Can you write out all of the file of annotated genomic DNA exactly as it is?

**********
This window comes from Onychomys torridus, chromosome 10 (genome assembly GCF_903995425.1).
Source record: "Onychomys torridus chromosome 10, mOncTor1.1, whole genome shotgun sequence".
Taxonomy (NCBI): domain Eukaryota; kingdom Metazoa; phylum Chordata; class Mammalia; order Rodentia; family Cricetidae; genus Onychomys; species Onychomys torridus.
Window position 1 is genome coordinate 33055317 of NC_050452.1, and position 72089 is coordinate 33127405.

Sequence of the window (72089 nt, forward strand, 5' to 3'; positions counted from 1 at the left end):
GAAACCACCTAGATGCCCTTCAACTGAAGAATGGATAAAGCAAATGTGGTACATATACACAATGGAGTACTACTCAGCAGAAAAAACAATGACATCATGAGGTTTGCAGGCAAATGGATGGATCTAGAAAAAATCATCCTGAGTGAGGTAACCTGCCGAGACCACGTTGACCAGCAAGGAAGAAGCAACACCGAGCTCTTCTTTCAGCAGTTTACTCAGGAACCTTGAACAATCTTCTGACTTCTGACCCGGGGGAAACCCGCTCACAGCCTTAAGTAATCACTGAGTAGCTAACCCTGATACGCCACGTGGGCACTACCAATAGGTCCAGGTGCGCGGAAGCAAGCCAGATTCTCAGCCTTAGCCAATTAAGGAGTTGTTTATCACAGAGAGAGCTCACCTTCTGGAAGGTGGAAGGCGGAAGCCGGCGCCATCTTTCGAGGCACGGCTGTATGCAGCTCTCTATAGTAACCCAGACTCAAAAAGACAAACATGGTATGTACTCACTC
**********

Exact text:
This window comes from Onychomys torridus, chromosome 10 (genome assembly GCF_903995425.1).
Source record: "Onychomys torridus chromosome 10, mOncTor1.1, whole genome shotgun sequence".
Taxonomy (NCBI): domain Eukaryota; kingdom Metazoa; phylum Chordata; class Mammalia; order Rodentia; family Cricetidae; genus Onychomys; species Onychomys torridus.
Window position 1 is genome coordinate 33055317 of NC_050452.1, and position 72089 is coordinate 33127405.

Sequence of the window (72089 nt, forward strand, 5' to 3'; positions counted from 1 at the left end):
GAAACCACCTAGATGCCCTTCAACTGAAGAATGGATAAAGCAAATGTGGTACATATACACAATGGAGTACTACTCAGCAGAAAAAACAATGACATCATGAGGTTTGCAGGCAAATGGATGGATCTAGAAAAAATCATCCTGAGTGAGGTAACCTGCCGAGACCACGTTGACCAGCAAGGAAGAAGCAACACCGAGCTCTTCTTTCAGCAGTTTACTCAGGAACCTTGAACAATCTTCTGACTTCTGACCCGGGGGAAACCCGCTCACAGCCTTAAGTAATCACTGAGTAGCTAACCCTGATACGCCACGTGGGCACTACCAATAGGTCCAGGTGCGCGGAAGCAAGCCAGATTCTCAGCCTTAGCCAATTAAGGAGTTGTTTATCACAGAGAGAGCTCACCTTCTGGAAGGTGGAAGGCGGAAGCCGGCGCCATCTTTCGAGGCACGGCTGTATGCAGCTCTCTATAGTAACCCAGACTCAAAAAGACAAACATGGTATGTACTCACTC